Why sending Carter Hart to Phantoms is right move for Flyers

Why sending Carter Hart to Phantoms is right move for Flyers

What Flyers fan didn’t want to reminisce about was 1986, when a 20-year-old rookie goaltending phenom lit the hockey world on fire, lifting the Canadiens to a Stanley Cup championship over the Flames?

There’s still plenty of time for Carter Hart to transform into the next Patrick Roy. Then again, Hart will be provided plenty of grooming and seasoning to develop into reigning Stanley Cup champion Braden Holtby or even current Vezina Trophy winner Pekka Rinne.

Those were the names general manager Ron Hextall mentioned during a Sunday conference call as the goaltending barometer of why the waiting game is the best one to play with the talented Hart. Rinne spent 145 games with the AHL Milwaukee Admirals before becoming an NHL regular at the age of 26. Holtby played 132 regular-season games up the turnpike with the Hershey Bears before joining the Capitals full-time at 23.

So why is Lehigh Valley the right move?

Neuvirth should return soon

Hextall said that Michal Neuvirth, who suffered a lower-body injury that was considered “not days,” is now skating again. Neuvirth could be ready for the season opener or he may need a few more days to feel quite right.

Barring injury or first-period collapse, Elliott’s expected to hold down the crease for the upcoming two-game road trip and the home opener a week from Tuesday — not a heavy workload to start — and might even be called upon to start in Ottawa on back-to-back nights.

Had Hart made the opening night roster, in all likelihood, he probably wouldn’t have budged from his seat on the Flyers' bench. If Neuvirth has a setback and Elliott needs rest, there’s always an outside chance Hart could be recalled at any moment to earn a start, but don’t hold your breath.

The plan all along was for Hart to spend this season in Lehigh Valley and then re-evaluate for 2019-2020. Now, he can begin preparations for the Phantoms' home opener Saturday.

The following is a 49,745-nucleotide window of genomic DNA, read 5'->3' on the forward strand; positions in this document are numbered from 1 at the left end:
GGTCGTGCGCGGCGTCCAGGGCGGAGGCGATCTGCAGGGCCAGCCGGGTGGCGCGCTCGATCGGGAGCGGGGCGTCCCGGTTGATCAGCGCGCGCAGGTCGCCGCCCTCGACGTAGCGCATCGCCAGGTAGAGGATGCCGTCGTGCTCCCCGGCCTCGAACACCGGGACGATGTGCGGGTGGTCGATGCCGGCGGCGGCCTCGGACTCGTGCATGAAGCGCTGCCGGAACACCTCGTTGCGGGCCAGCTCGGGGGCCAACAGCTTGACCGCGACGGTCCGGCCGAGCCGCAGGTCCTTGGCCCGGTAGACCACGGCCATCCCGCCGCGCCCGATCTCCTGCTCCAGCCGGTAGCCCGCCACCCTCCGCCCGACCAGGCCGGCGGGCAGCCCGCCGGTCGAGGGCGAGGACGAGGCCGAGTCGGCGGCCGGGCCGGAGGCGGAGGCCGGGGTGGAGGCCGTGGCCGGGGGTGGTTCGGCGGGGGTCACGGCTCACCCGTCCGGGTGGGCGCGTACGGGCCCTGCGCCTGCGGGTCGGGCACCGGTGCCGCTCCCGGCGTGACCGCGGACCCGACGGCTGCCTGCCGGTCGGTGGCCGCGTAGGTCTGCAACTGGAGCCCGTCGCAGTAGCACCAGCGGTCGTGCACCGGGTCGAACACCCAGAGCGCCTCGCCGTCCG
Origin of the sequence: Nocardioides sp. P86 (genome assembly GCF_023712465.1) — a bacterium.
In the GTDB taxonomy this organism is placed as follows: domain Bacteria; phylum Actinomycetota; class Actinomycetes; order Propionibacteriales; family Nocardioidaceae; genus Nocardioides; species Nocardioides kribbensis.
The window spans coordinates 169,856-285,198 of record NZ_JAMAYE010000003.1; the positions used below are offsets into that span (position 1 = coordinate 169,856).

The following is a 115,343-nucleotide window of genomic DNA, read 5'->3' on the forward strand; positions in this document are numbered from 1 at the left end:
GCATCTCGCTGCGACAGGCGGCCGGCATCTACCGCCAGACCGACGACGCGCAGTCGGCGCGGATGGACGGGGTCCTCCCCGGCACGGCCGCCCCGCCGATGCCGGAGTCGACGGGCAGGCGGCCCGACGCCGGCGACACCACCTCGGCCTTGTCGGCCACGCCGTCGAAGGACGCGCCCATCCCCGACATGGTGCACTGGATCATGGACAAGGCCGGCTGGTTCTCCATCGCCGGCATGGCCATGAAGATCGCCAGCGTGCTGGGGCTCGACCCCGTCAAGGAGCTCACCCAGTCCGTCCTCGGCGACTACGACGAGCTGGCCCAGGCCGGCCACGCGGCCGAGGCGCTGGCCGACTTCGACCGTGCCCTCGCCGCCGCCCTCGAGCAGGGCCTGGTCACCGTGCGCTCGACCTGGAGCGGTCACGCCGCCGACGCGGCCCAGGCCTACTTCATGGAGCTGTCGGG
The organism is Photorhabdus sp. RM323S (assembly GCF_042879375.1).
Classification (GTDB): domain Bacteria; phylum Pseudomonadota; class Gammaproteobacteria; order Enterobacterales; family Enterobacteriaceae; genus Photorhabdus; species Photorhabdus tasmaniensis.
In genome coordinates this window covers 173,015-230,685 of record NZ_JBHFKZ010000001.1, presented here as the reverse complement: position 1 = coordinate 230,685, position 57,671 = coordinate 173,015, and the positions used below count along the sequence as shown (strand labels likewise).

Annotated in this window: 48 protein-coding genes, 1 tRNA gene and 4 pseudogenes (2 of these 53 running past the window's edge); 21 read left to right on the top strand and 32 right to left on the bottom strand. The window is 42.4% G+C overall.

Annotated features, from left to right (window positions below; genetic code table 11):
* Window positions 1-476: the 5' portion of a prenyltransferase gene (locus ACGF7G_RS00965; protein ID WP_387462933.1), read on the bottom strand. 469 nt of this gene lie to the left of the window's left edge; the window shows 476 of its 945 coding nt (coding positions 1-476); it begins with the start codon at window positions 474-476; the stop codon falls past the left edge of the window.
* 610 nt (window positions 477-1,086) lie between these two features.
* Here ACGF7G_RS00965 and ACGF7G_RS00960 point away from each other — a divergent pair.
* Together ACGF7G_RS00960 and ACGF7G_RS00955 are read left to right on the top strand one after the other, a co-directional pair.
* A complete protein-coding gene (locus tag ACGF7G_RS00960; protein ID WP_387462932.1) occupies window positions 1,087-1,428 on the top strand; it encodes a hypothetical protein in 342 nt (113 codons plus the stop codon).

Improvement reading plays

If you listen to Hart in his postgame comments, he has alluded to plays developing a lot quicker than what he has seen during his four years in the Western Hockey League. The second period against the New York Rangers last Thursday may have been Hart’s most revealing body of preseason work, as he was touched up for three goals on 12 shots.

Two of New York’s goals came on the power play and coach Dave Hakstol was critical of Hart’s anticipation that led to a rather easy tap-in goal.

“If you really want to break it down, he can do a little bit better in terms of his read on the first one — the tip at the side of the net," Hakstol said, "and the third one, that’s one that gets through him.”

Improved reads and even better rebound control are two areas that were noticeable areas for Hart’s development. However, he was also a victim of his teammate’s play, which leads us to …

A better defense in front of him

Unless Hart has the Predators' blue line in front of him, he’s not stepping into an ideal situation.

Defensively, the Flyers have their own issues that need to be ironed out. Outside of Ivan Provorov and Shayne Gostisbehere, there are some question marks within that group, and Hart was exposed to those flaws during that second period.

“We’ve got to sort out those two pairs,” Hakstol said after that game. “The play back there wasn’t nearly clean enough.”

The most notable was Andrew MacDonald falling to the ice, resulting in a turnover and a goal. MacDonald’s return to action came way sooner than originally expected and he’s still looking to regain his form. Christian Folin and Radko Gudas have also struggled throughout the preseason.

Combine that with a penalty kill that has finished in the bottom third of the league over the past three seasons and Hart’s confidence could take a significant hit behind a defense that is still a work in progress.